Table lamp, Germany 1926
Base in ground glass. Stem in tubular glass with chrome-plated rod inside. Shade in milky-white glass blown on a wooden mould. Maximum recommended bulb is 60W. Made in Italy.
This is a variation of the Table lamp 1924, utilizing ground glass with tubular glass stem and milky white glass blown shade. The lamp’s working parts are visible; the opaque glass shade, a type formerly used only for industrial lighting, helps to diffuse the light. Through the employment of simple geometric shapes—circular base, cylindrical shaft, and conical shade—Wagenfeld achieved “both maximum simplicity and, in terms of time and materials, greatest economy.”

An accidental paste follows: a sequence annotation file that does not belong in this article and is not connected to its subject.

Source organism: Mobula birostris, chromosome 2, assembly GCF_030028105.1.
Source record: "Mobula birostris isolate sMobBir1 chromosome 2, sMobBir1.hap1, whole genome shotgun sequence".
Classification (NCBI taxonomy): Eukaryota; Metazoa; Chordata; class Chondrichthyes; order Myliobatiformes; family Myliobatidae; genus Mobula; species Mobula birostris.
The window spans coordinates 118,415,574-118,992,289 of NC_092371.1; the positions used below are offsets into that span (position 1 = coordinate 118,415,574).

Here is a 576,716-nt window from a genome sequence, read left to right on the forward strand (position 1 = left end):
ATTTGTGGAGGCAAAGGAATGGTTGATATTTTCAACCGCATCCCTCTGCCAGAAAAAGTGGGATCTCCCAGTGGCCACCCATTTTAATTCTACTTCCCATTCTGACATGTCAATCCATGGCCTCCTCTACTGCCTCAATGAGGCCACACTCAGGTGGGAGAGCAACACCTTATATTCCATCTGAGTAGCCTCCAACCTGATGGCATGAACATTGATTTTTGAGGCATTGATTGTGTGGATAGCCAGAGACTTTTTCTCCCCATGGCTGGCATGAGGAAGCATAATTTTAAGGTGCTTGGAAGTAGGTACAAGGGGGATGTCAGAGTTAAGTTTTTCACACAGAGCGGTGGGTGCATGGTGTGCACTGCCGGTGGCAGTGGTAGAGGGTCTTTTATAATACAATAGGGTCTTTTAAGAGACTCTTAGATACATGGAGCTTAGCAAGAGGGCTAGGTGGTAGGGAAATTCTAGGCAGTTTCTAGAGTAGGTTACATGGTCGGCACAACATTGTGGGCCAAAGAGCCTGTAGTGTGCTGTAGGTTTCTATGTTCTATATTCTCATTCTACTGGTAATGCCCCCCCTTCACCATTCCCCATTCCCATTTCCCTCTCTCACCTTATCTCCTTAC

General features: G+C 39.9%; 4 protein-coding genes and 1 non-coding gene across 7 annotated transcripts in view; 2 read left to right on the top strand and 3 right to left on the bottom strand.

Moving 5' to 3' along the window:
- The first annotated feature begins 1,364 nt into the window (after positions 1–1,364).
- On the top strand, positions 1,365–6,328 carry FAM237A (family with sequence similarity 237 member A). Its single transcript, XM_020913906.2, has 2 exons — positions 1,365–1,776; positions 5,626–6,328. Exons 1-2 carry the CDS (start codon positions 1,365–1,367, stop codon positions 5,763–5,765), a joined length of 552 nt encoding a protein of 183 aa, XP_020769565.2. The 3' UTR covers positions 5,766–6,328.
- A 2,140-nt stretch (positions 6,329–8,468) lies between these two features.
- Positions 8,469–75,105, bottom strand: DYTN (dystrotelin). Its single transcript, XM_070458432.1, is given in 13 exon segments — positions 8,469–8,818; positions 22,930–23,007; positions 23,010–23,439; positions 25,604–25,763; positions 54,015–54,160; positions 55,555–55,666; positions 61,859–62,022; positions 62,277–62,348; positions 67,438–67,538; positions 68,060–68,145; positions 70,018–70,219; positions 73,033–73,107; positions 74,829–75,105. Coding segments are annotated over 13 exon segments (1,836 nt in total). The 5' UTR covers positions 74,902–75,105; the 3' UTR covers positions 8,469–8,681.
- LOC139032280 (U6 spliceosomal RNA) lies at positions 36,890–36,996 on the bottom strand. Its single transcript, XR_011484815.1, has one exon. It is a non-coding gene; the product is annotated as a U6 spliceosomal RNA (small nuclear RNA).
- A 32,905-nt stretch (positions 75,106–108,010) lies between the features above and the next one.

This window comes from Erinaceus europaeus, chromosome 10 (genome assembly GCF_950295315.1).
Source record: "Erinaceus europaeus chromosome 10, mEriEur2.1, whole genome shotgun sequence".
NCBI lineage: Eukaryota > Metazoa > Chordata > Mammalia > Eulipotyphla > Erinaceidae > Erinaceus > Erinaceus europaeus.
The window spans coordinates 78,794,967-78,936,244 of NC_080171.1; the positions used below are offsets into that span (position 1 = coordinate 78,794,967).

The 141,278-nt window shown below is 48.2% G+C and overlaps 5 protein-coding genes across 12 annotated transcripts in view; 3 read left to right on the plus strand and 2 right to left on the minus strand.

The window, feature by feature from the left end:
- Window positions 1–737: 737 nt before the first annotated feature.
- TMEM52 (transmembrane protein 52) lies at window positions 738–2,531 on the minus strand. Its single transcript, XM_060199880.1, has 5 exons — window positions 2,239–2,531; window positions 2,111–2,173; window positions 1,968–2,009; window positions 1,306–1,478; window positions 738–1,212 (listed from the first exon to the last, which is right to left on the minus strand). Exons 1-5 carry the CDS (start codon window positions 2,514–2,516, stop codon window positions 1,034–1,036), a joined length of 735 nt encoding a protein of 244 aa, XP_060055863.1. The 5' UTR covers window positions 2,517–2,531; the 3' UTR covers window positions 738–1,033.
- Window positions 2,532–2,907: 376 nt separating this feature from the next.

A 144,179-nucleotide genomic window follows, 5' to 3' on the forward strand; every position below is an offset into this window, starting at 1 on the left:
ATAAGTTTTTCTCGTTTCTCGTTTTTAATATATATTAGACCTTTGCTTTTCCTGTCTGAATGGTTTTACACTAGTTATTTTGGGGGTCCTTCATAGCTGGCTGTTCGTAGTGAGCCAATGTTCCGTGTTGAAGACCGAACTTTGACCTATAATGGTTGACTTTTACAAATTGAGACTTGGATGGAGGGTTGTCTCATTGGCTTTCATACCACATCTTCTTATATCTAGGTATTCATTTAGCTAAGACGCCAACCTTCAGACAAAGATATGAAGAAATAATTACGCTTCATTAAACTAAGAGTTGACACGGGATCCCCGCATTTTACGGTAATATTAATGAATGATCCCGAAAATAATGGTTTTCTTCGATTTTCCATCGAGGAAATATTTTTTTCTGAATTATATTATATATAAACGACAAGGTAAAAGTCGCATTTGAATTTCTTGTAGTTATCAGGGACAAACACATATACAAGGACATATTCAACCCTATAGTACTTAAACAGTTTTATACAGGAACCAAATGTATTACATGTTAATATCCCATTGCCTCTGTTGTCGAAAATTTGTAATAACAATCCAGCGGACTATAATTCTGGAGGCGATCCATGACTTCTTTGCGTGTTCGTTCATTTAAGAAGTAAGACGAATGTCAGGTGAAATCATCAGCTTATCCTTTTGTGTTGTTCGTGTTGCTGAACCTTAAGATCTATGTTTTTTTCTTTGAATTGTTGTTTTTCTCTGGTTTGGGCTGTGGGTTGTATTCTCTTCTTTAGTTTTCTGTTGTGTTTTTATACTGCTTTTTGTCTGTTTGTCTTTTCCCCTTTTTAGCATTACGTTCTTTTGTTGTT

Wilhelm Wagenfeld, born in Bremen in 1900, studied at the Kunstgewerbeschule and after he started his apprenditiceship as a silveremith. In 1923 he was a student at the metal work laboratory of the Bauhaus, ran by Moholy-Nagy, Wagenfeld become assistent in 1926 and teacher in 1929. In the ensuing years he began to work in industry: the Jenaer Glaswerke, the Vereinigte Lausitze Glaswerke, and the Rosenthal porcelain factory. After the war, Wagenfeld moved to Berlin where he taught industrial design, first at the Leibruitz Academy and then at the Fine Arts School. Wagenfeld, well known a "the modern craftsman", managed to fit in with the industrial system. Not surprisingly, his name is closely linked to Bauhaus in Weimar, an astonishing incubator of pioneering experimentation and applied arts.